Recommended Posts

All of the sites I've seen in Covington Co, AL are seepage slope bogs: water from uphill slowly percolates into an open field, and the area that stays consistently saturated is filled with Sarracenia. After visiting countless sites, one major observation was made: S. flava var. rugelii seems to be more tolerant of water-logged habitat in comparison to S. leucophylla. Perhaps the yellow trumpet pitcher plant has a different root system by which it can tolerate slightly lower levels of oxygen, but who knows. Of course, there are exceptions to the rule: anytime you have moving water, even if it's really mucky and boggy, S. lecuophylla can grow there.

With all that in mind,the first photo below is an overview of a population of mainly S. flava var. rugelii. In the foreground, there's a dried up creek filled with tulip trees...it's too bad we didn't get to see them in bloom because those flowers are amazing! In the background, you can see a dense population of yellow trumpet pitcher plants. There's 2-3 main seeps that feed this bog:

15288249695_0c0b2fc238_b.jpg

And as you can see, this site is dominated by S. flava var. rugelii:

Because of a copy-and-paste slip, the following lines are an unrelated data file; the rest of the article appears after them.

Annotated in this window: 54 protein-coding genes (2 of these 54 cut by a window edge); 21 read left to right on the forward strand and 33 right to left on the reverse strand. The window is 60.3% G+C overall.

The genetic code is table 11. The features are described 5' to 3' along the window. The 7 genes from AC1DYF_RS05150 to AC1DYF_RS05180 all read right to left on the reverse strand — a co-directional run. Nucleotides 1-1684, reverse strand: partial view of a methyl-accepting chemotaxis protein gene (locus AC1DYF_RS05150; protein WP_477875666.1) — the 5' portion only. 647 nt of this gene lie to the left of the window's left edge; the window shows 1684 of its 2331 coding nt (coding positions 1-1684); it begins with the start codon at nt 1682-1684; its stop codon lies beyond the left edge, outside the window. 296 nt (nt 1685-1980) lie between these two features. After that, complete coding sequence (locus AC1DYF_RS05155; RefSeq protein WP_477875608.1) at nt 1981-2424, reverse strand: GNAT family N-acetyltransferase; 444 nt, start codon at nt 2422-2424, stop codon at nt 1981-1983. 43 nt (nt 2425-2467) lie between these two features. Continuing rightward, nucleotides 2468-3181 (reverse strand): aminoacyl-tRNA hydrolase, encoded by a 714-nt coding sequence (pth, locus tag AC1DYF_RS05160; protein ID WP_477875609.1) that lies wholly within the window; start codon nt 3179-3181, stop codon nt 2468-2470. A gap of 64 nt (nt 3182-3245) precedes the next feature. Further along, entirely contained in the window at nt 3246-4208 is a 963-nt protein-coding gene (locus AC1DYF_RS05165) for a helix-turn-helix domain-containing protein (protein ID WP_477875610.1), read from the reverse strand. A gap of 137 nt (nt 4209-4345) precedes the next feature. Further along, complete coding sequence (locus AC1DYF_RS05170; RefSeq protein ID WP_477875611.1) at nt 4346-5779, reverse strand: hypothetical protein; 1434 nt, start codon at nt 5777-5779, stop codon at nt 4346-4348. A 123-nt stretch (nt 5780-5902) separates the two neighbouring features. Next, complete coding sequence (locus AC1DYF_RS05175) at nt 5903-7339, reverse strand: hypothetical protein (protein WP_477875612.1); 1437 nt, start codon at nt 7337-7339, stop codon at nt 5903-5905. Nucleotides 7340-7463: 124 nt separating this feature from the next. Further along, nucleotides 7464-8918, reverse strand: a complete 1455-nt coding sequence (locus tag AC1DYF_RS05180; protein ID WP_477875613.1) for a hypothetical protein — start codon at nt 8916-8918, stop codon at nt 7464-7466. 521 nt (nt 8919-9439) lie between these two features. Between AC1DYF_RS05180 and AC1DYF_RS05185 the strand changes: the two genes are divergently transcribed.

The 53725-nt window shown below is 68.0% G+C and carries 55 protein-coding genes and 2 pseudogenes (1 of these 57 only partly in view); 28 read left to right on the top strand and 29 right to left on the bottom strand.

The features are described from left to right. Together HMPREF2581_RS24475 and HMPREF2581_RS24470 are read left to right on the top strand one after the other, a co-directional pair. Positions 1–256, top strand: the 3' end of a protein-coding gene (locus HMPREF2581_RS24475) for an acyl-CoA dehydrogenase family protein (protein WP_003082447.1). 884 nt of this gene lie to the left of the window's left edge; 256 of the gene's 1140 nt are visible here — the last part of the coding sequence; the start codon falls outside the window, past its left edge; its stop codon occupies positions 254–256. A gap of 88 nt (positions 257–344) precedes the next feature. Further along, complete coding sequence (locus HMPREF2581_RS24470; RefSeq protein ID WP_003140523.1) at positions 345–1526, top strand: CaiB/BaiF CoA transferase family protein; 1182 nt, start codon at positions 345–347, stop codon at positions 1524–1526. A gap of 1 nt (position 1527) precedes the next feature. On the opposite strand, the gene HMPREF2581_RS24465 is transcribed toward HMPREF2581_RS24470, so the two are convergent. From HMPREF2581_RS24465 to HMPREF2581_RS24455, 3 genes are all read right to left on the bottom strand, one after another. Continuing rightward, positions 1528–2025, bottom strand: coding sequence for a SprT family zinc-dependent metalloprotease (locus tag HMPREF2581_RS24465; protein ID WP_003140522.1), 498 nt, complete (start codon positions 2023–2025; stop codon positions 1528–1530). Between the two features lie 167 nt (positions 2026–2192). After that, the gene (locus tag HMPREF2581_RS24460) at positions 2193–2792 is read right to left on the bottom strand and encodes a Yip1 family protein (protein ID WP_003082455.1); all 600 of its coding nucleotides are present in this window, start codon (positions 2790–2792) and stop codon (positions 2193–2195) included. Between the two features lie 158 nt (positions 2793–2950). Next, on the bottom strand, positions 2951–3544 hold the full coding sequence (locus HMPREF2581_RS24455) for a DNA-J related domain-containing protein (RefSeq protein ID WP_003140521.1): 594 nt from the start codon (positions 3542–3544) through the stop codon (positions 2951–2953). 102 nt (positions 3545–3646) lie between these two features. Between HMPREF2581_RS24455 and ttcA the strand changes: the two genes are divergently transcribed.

15287852962_7ab010cd46_c.jpg

15287841502_80dabbd4da_c.jpg

Homies in situ. I suppose on the other side of the pond, one would call them "mates" in situ:

15101457879_80abe4f55d_c.jpg

And here you can see how the plants grow from the water source. What you can't really tell from the photo is that almost every plant here is gigantic:

15265186296_17d005c61b_c.jpg

Some huge lids:

15101647358_b76336ea9e_c.jpg

Same trap with my hand to sort-of show scale. My hand isn't as fat as it used to be, haha:

15101655237_41d88f3b34_c.jpg

This spot is really beautiful, although it was hard to find because it occurs in the middle of a forest that doesn't seem like it would be conducive of this habitat:

15287824092_f6ae2d80a9_c.jpg

A few beauties, although they were past their prime:

15101650018_5b877bb7f3_c.jpg

15288217215_6fb7189968_c.jpg

15287828742_fd70a99881_c.jpg

S. leucophylla was also at this site, although they hadn't yet produced fall pitchers:

15287844732_00e2e99178_c.jpg

And a S. x moorei just popped open:

15101681757_a88cbaacf8_c.jpg

15287847742_9a730eb3c6_c.jpg

This one had an alien eye:

15101658148_8c97f83757_c.jpg

WE found the very rare S. flava var. maxima here, and I'll post pics shortly once they're uploaded.

Share this post


Link to post
Share on other sites

Join the conversation

You can post now and register later. If you have an account, sign in now to post with your account.

Guest
Reply to this topic...

×   Pasted as rich text.   Paste as plain text instead

  Only 75 emoji are allowed.

×   Your link has been automatically embedded.   Display as a link instead

×   Your previous content has been restored.   Clear editor

×   You cannot paste images directly. Upload or insert images from URL.

Sign in to follow this